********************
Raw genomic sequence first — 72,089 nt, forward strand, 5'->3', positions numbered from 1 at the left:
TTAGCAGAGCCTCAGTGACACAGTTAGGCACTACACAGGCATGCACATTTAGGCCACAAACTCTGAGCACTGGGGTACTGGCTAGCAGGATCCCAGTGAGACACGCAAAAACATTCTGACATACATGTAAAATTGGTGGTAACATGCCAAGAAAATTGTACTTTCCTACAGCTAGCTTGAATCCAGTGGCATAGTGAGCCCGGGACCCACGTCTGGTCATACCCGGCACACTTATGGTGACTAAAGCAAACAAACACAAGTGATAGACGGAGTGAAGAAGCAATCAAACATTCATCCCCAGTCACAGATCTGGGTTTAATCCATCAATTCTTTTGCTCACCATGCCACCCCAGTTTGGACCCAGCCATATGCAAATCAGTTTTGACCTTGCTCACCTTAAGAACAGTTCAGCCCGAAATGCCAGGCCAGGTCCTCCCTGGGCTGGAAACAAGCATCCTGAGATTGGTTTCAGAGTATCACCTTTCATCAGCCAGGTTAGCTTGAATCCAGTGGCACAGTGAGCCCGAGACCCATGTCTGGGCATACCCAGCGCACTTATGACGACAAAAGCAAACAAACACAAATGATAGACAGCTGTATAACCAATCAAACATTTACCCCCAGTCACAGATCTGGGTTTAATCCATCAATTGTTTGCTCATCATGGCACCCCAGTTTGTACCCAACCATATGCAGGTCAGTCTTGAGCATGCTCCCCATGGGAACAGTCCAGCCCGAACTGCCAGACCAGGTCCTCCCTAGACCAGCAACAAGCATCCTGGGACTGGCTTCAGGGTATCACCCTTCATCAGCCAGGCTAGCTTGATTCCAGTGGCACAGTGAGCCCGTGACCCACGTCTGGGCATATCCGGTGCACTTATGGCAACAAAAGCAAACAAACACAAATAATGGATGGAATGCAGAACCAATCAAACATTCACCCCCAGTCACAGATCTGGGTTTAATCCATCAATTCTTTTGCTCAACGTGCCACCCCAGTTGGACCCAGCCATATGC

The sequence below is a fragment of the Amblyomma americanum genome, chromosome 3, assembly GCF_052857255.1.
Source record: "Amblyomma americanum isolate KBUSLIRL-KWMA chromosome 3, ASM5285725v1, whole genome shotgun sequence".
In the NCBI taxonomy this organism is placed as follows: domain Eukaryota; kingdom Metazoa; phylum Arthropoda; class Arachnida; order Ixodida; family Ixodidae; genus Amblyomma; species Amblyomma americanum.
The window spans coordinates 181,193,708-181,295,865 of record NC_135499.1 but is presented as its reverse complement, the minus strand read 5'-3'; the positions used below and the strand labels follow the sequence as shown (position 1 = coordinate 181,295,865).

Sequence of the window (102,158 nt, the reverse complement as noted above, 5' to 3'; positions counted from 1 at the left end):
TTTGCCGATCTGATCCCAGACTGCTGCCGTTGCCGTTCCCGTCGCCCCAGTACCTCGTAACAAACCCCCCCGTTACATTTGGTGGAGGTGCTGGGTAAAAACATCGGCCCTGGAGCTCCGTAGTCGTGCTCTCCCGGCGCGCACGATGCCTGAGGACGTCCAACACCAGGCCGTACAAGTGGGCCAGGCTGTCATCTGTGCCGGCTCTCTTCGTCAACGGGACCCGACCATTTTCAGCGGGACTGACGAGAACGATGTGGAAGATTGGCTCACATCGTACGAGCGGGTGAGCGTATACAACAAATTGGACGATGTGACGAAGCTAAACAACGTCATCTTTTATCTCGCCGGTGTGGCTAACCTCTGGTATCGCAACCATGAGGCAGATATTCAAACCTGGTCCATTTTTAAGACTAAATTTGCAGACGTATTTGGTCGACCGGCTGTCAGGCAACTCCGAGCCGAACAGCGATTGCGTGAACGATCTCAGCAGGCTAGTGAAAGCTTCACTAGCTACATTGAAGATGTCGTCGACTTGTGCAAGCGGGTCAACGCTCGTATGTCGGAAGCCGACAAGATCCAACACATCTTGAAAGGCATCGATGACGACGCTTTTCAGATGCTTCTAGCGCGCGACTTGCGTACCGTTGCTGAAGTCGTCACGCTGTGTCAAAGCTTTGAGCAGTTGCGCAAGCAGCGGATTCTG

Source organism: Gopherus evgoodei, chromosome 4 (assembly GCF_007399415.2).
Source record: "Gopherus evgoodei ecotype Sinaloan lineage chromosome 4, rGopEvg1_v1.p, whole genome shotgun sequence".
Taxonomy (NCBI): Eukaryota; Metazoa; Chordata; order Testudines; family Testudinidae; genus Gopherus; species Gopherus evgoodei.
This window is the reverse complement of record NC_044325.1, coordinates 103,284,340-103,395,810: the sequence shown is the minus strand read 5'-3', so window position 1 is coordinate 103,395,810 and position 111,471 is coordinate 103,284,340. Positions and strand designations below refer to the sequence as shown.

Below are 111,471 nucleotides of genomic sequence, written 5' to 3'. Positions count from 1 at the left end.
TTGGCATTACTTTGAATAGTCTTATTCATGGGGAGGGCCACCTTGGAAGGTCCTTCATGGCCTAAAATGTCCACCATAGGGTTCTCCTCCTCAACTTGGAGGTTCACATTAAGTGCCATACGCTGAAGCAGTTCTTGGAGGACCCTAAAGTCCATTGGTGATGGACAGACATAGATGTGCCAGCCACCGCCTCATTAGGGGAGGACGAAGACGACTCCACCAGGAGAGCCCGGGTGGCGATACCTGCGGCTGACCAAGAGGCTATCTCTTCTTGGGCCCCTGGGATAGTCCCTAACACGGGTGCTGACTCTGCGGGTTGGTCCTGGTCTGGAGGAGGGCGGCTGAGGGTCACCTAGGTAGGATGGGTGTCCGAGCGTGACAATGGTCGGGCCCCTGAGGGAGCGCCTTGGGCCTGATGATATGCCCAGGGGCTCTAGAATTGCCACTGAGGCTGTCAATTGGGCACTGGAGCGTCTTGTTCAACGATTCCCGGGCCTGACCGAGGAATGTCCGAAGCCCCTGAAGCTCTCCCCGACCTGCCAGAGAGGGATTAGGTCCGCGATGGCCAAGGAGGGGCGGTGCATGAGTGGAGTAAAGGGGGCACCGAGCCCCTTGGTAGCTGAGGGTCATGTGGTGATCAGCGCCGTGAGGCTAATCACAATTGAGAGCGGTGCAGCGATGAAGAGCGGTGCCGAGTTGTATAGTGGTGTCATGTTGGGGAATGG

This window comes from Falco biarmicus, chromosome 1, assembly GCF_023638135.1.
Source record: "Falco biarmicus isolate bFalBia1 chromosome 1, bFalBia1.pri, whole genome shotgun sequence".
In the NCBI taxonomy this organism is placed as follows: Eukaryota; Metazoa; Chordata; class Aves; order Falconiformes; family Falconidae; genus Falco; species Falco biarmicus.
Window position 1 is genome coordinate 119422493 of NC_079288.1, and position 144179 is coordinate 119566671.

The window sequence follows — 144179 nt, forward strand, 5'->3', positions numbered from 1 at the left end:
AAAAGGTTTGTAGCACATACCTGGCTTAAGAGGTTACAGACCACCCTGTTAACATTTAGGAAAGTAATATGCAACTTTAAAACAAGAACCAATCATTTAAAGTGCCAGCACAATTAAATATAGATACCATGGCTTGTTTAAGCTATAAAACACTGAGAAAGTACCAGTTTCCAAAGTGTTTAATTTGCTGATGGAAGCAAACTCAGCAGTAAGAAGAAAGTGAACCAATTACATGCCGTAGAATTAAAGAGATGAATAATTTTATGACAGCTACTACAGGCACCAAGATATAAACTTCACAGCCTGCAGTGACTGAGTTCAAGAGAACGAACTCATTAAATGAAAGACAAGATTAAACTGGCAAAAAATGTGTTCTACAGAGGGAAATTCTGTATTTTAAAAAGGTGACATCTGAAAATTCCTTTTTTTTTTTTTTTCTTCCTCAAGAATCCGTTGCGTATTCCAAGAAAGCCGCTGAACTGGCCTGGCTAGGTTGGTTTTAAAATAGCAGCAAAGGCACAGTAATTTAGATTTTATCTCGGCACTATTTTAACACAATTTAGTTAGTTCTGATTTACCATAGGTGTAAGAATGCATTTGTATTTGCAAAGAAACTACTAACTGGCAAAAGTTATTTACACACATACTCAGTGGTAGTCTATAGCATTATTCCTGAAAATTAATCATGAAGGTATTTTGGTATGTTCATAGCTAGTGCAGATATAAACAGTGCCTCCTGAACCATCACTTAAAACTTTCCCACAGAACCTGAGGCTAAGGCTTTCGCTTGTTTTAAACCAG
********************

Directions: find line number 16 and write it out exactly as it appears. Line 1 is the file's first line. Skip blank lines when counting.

Source record: "Falco biarmicus isolate bFalBia1 chromosome 1, bFalBia1.pri, whole genome shotgun sequence".